Defending ‘Black Watch’ and free speech in the classroom

Free speech controversies are like solar flares. They burn hot and bright. Right now, it is Angus that is feeling the heat.

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A headteacher in Kirriemuir has caused controversy by banner her pupils from studying Black Watch, the National Theatre of Scotland production that I worked on in 2006.  What with this history, couple with the free speech work I do for English PEN, this is perhaps the perfect issue for me to write on.  Over the weekend, The Sunday Herald published my essay setting the issue in its context.

Free speech controversies are like solar flares. They burn hot and bright. Right now, it is Angus that is feeling the heat. Last week, the Sunday Herald reported that one headteacher in Kirriemuir had pulled Black Watch off the Highers syllabus because it is “offensive”. Parents are angry at the decision, and have demanded an explanation.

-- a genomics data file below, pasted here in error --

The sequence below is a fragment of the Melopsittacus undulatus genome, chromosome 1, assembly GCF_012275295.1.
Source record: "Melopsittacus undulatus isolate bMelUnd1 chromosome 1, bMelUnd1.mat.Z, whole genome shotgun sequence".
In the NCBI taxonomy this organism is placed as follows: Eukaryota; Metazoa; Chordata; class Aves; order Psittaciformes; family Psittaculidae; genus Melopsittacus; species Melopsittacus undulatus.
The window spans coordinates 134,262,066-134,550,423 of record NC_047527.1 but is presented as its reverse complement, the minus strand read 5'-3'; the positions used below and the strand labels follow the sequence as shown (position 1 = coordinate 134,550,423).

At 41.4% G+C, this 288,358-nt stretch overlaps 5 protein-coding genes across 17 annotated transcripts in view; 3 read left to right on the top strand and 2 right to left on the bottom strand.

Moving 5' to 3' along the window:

Freedom of expression does not just mean the freedom to write or say what you please, but also the freedom to read and to hear what you choose. The decision to remove Black Watch from the classroom curtails the right of the pupils to read and study one of Scotland’s most culturally significant plays. Moreover, the essays that they have already written on the play will not be assessed.

It is entirely right that prominent figures in Scottish literature have written an open letter, urging the head to reverse her decision (in signing the letter they, too, are exercising their right to free speech). This decision may just affect one school, but that is enough to set a precedent. The free speech issues have been raised and must be debated before any more books are removed from shelves and school-bags.